IGas should not be allowed to dispose of radioactive wastewater in a well at its Singleton oil site in the South Downs, campaigners have argued.
The company has applied for an environmental permit to continue reinjecting fluid from sites across southern England. The waste contains naturally-occurring radioactive material, known as NORM.
The Weald Action Group has objected to IGas’s application, accusing the company of not providing enough information and underestimating risks.
In its response to the Environment Agency, the group said:
“Our National Parks should not be allowed to become a toxic dumping ground for radioactive waste.”
A member of the group, Emily Mott, said:
“The onshore oil and gas industry has been allowed to carry on its dirty business for far too long.
“IGas should not be permitted to continue to dump tonnes of toxic fracking wastewater down its wells in this vulnerable chalk aquifer. Our water is the best in England and is a precious commodity that should be protected.”
The application is part of an exercise to bring older oil and gas sites under environmental regulations first introduced in 2013.
IGas has been reinjecting wastewater at Singleton in West Sussex from the site itself and from other oil and gas operations across the region, including the Holybourne oil storage facility in Hampshire.
The company is seeking permission to reinject up to 17,000m3 of produced water a year, with a monthly limit of 2,500m3.
Weald Action Group said the proposal would:
- Threaten the already vulnerable groundwater aquifer
- Risk inducing earthquakes in a faulted and seismic-sensitive area
‘Underestimated risk to groundwater’
Weald Action Group described the local chalk aquifer as one of the most important groundwater reservoirs in the UK
The Singleton site is in a groundwater Source Protection Zone 3 for the Lavant public water supply – an area which the Environment Agency has said could be affected by deep drilling.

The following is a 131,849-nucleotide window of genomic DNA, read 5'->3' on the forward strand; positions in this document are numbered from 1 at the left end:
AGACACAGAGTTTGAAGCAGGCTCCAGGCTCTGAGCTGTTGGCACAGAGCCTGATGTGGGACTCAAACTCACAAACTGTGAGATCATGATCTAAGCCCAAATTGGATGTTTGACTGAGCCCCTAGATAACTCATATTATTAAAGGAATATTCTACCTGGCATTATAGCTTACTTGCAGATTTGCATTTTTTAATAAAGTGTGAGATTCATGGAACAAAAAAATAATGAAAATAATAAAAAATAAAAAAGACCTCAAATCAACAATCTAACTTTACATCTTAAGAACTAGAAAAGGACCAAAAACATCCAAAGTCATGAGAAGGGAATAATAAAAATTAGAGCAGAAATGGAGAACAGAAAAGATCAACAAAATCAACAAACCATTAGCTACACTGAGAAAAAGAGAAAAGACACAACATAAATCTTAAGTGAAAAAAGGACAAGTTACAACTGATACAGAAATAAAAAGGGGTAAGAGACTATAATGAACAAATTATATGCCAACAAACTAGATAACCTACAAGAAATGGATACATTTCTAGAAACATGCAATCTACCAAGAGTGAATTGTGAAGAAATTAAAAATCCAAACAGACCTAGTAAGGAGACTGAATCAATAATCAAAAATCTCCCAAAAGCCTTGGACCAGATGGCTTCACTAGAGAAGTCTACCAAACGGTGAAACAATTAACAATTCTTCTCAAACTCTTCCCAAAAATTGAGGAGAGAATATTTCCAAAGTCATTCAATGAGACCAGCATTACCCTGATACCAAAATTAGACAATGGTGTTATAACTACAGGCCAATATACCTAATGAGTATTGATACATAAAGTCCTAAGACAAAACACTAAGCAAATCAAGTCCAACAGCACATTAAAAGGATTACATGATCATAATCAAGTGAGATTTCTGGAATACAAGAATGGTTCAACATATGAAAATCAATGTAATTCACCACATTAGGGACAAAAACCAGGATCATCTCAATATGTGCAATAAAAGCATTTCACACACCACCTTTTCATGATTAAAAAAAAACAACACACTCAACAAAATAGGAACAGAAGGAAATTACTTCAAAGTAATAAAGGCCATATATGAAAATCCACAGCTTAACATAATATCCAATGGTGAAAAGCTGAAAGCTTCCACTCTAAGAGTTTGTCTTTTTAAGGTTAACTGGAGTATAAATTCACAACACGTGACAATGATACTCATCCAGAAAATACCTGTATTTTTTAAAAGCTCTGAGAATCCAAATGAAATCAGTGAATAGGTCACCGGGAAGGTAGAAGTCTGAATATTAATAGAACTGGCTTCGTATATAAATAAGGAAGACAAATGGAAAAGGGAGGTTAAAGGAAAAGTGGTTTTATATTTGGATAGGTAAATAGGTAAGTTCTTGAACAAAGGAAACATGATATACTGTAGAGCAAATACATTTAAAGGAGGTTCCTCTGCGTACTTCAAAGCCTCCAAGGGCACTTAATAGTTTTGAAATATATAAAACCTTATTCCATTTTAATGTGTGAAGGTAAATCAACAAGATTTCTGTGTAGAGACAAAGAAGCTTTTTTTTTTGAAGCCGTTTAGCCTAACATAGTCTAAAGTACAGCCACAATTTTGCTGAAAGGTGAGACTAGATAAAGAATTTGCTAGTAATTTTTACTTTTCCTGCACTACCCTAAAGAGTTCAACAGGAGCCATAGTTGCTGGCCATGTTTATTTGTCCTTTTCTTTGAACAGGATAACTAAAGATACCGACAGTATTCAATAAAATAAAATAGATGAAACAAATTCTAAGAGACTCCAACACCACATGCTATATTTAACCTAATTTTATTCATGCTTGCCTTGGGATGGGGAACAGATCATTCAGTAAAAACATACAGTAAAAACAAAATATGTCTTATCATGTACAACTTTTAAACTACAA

The site is also above the chalk formation, which is designated as a Principal Aquifer. These are rocks that store large amounts of water and support water supply and the base flow of larger rivers.
The group said:
“The risks to our aquifer are underestimated by IGas and that any risk, however small, should be avoided, given the significance of the aquifer under Singleton Forest.
“Our groundwater catchment is vulnerable and it is our duty to support, conserve and protect this fragile groundwater ecosystem and to promote catchment management approaches that will ensure its purity and longevity.”
The waste could include brine, salts of heavy metals and radioactive materials, the group said.
It called for a reassessment of the vulnerability and status of the aquifer.
It also urged the Environment Agency to apply guidance for hydraulic fracturing to Singleton. This would mean flowback fluid could not be disposed by reinjection into any geological formation.
The South Downs National Park Authority [SDNPA] has also commented on the site’s sensitivity for local groundwater:
“The SDNPA would like to draw to your [the Environment Agency’s] attention that this is a sensitive site.
“It is located within a National Park and within the groundwater Source Protection Zone 3 (SPZ3) for the Lavant public water supply and above the Chalk Formation which is designated as a Principal Aquifer.”
The group said the Singleton site north of Chichester is in a seismic zone and is heavily faulted:
“The fractured carbonate geology at Singleton is particularly ill suited to subsurface disposal of waste.”
Underground wastewater injection can raise pressure on fault lines, reducing the faults’ natural friction and triggering earthquakes, the group said. Seismic activity risks affecting well integrity and could result in groundwater pollution, it added.
IGas had not provided a detailed up-to-date seismic study mapping the faulting in the area of the area, the group said. It called for “a proper assessment of the local stress fields”.
Weald Action Group criticised the regulation of oil and gas sites in the region:
“There is a lack of a joined up approach to monitoring and regulation, permitting and guidance regarding contaminated flowback and produced fluids generated in conventional/unconventional oil sites in the Southeast of England.”
It blamed this on “erroneous and inconsistent definition of the terms used for conventional and unconventional operations. It also said there was “a lack of clarity in regulatory guidance” on advanced well stimulation technologies.
Regulators have “broad discretion” to determine when restrictions and additional requirements are imposed “without reference to clear parameters”, the group said.
“This in turn, creates loopholes, leaving our environment and communities at risk”.
A public consultation on the application ends tomorrow (6 February 2020)
Updated with quote from South Downs National Park Authority